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inspired

[in-spahyuh rd] /ɪnˈspaɪərd/
adjective
1.
aroused, animated, or imbued with the spirit to do something, by or as if by supernatural or divine influence:
an inspired poet.
2.
resulting from such inspiration:
an inspired poem; an inspired plan.
3.
inhaled:
inspired air.
Origin
late Middle English
1400-1450
1400-50; late Middle English; see inspire, -ed2
Related forms
inspiredly
[in-spahy-rid-lee, -spahyuh rd-] /ɪnˈspaɪ rɪd li, -ˈspaɪərd-/ (Show IPA),
adverb

inspire

[in-spahyuh r] /ɪnˈspaɪər/
verb (used with object), inspired, inspiring.
1.
to fill with an animating, quickening, or exalting influence:
His courage inspired his followers.
2.
to produce or arouse (a feeling, thought, etc.):
to inspire confidence in others.
3.
to fill or affect with a specified feeling, thought, etc.:
to inspire a person with distrust.
4.
to influence or impel:
Competition inspired her to greater efforts.
5.
to animate, as an influence, feeling, thought, or the like, does:
They were inspired by a belief in a better future.
6.
to communicate or suggest by a divine or supernatural influence:
writings inspired by God.
7.
to guide or control by divine influence.
8.
to prompt or instigate (utterances, acts, etc.) by influence, without avowal of responsibility.
9.
to give rise to, bring about, cause, etc.:
a philosophy that inspired a revolution.
10.
to take (air, gases, etc.) into the lungs in breathing; inhale.
11.
Archaic.
  1. to infuse (breath, life, etc.) by breathing (usually followed by into).
  2. to breathe into or upon.
verb (used without object), inspired, inspiring.
12.
to give inspiration.
13.
to inhale.
Origin
1300-50; Middle English inspiren < Latin inspīrāre to breathe upon or into, equivalent to in- in-2 + spīrāre to breathe
Related forms
inspirative
[in-spahyuh r-uh-tiv, in-spi-rey-tiv] /ɪnˈspaɪər ə tɪv, ˈɪn spɪˌreɪ tɪv/ (Show IPA),
adjective
inspirer, noun
inspiringly, adverb
preinspire, verb (used with object), preinspired, preinspiring.
pseudoinspiring, adjective
reinspire, verb, reinspired, reinspiring.
uninspiring, adjective
uninspiringly, adverb
Dictionary.com Unabridged
Based on the Random House Dictionary, © Random House, Inc. 2014.
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Examples from the web for inspired
  • inspired by a seesaw, he devised a swinging lever that tightened the mainspring as it moved.
  • Photographs often are inspired as much by other photographs as by what they picture.
  • For many of us, it was the latter group who inspired us to become teachers.
  • Some locals say that the protests are a rebellion inspired by the leaders of illegal businesses against the rule of law.
  • Suburbia was a dream inspired by revulsion to city life.
  • He inspired others to celebrate right along with him.
  • These accounts, written before space travel was possible, have inspired generations of space scientists and explorers.
  • It may be conceived of as divinely inspired or as a human attribution.
  • He ended up raising more cash because he inspired people.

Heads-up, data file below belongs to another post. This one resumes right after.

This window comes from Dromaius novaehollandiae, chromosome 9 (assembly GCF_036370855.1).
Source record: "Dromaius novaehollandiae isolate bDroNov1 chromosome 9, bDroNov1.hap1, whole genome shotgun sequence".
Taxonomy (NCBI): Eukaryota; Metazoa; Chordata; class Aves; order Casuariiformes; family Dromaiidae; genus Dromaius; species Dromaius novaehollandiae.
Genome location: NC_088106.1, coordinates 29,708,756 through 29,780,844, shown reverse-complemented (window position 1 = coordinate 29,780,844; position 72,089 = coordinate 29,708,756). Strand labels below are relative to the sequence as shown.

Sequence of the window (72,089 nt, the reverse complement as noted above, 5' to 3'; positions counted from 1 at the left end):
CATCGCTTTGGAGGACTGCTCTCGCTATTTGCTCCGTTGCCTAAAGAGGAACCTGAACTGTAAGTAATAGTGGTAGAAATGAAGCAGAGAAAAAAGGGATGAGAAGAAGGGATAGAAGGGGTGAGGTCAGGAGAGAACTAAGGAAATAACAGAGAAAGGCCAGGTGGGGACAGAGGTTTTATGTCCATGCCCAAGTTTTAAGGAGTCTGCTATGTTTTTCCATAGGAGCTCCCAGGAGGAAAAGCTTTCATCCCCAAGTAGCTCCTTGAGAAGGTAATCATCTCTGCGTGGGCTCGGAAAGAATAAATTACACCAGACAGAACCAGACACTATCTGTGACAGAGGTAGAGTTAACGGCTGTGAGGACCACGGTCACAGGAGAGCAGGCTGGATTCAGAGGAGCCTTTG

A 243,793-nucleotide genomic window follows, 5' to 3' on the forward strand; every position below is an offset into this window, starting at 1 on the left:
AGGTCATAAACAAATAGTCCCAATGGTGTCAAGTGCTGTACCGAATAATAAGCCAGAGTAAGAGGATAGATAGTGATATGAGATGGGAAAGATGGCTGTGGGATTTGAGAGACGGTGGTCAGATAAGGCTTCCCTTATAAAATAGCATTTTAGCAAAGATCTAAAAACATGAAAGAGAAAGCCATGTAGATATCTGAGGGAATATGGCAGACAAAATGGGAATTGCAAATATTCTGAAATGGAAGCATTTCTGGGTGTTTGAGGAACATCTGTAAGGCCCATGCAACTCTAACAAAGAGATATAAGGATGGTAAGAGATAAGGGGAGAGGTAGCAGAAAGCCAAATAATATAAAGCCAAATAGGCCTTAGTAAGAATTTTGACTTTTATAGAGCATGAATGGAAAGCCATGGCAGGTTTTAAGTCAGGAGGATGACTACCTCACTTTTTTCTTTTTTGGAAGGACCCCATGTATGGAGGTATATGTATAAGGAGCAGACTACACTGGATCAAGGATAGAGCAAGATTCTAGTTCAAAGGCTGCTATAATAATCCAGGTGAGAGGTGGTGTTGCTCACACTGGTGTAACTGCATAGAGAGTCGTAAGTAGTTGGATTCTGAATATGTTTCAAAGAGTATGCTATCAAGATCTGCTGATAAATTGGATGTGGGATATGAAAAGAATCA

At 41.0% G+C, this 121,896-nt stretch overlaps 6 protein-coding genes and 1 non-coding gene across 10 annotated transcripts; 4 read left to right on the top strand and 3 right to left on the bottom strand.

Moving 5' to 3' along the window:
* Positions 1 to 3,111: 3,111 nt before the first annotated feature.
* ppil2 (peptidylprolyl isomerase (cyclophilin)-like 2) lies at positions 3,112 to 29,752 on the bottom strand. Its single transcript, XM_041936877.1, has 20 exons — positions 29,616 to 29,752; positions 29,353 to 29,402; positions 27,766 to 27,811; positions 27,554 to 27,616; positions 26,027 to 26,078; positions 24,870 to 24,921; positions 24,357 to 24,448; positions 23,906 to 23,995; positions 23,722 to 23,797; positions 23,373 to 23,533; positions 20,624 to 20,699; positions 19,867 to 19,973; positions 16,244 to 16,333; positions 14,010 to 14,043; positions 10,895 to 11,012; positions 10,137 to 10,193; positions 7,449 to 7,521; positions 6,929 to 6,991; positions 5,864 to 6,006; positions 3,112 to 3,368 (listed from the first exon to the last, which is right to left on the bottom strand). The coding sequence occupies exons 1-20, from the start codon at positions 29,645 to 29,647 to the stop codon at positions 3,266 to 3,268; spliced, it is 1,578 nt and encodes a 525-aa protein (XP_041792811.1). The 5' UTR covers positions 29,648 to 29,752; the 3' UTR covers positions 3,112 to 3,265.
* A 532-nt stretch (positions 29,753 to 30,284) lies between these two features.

• Neither of his parents went to college, and his chemistry set inspired him to pursue a science career.
British Dictionary definitions for inspired

inspired

/ɪnˈspaɪəd/
adjective
1.
aroused or guided by or as if aroused or guided by divine inspiration: an inspired performance, she was like one inspired
2.
extremely accurate or apt but based on intuition rather than knowledge or logical deduction: an inspired guess

inspire

/ɪnˈspaɪə/
verb
1.
to exert a stimulating or beneficial effect upon (a person); animate or invigorate
2.
(transitive; foll by with or to; may take an infinitive) to arouse (with a particular emotion or to a particular action); stir
3.
(transitive) to prompt or instigate; give rise to: her beauty inspired his love
4.
(transitive; often passive) to guide or arouse by divine influence or inspiration
5.
to take or draw (air, gas, etc) into the lungs; inhale
6.
(transitive) (archaic)
  1. to breathe into or upon
  2. to breathe life into
Derived Forms
inspirable, adjective
inspirative, adjective
inspirer, noun
inspiringly, adverb
Word Origin
C14 (in the sense: to breathe upon, blow into): from Latin inspīrāre, from spīrāre to breathe
Collins English Dictionary - Complete & Unabridged 2012 Digital Edition
© William Collins Sons & Co. Ltd. 1979, 1986 © HarperCollins
Publishers 1998, 2000, 2003, 2005, 2006, 2007, 2009, 2012
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Word Origin and History for inspired

inspire

v.

mid-14c., enspiren, "to fill (the mind, heart, etc., with grace, etc.);" also "to prompt or induce (someone to do something)," from Old French enspirer (13c.), from Latin inspirare "inflame; blow into" (see inspiration), a loan-translation of Greek pnein in the Bible. General sense of "influence or animate with an idea or purpose" is from late 14c. Also sometimes used in literal sense in Middle English Related: Inspired; inspires; inspiring.

Online Etymology Dictionary, © 2010 Douglas Harper
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inspired in Medicine

inspire in·spire (ĭn-spīr')
v. in·spired, in·spir·ing, in·spires
To draw in breath; to inhale.

The American Heritage® Stedman's Medical Dictionary
Copyright © 2002, 2001, 1995 by Houghton Mifflin Company. Published by Houghton Mifflin Company.
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